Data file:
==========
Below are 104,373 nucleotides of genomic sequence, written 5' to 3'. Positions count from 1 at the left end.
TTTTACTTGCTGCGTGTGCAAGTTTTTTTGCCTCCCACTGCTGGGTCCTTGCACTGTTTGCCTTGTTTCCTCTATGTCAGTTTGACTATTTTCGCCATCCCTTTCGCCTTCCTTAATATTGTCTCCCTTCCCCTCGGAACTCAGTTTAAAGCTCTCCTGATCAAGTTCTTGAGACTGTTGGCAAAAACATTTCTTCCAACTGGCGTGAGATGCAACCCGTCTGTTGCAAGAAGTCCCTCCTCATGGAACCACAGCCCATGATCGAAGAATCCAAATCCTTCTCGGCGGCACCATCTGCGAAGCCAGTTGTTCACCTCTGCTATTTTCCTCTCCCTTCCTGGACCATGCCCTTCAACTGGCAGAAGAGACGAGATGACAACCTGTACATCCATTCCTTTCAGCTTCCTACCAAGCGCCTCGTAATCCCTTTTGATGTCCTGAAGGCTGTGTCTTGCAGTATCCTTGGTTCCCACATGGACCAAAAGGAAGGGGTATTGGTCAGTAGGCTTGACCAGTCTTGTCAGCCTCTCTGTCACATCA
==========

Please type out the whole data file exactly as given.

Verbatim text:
Below are 104,373 nucleotides of genomic sequence, written 5' to 3'. Positions count from 1 at the left end.
TTTTACTTGCTGCGTGTGCAAGTTTTTTTGCCTCCCACTGCTGGGTCCTTGCACTGTTTGCCTTGTTTCCTCTATGTCAGTTTGACTATTTTCGCCATCCCTTTCGCCTTCCTTAATATTGTCTCCCTTCCCCTCGGAACTCAGTTTAAAGCTCTCCTGATCAAGTTCTTGAGACTGTTGGCAAAAACATTTCTTCCAACTGGCGTGAGATGCAACCCGTCTGTTGCAAGAAGTCCCTCCTCATGGAACCACAGCCCATGATCGAAGAATCCAAATCCTTCTCGGCGGCACCATCTGCGAAGCCAGTTGTTCACCTCTGCTATTTTCCTCTCCCTTCCTGGACCATGCCCTTCAACTGGCAGAAGAGACGAGATGACAACCTGTACATCCATTCCTTTCAGCTTCCTACCAAGCGCCTCGTAATCCCTTTTGATGTCCTGAAGGCTGTGTCTTGCAGTATCCTTGGTTCCCACATGGACCAAAAGGAAGGGGTATTGGTCAGTAGGCTTGACCAGTCTTGTCAGCCTCTCTGTCACATCA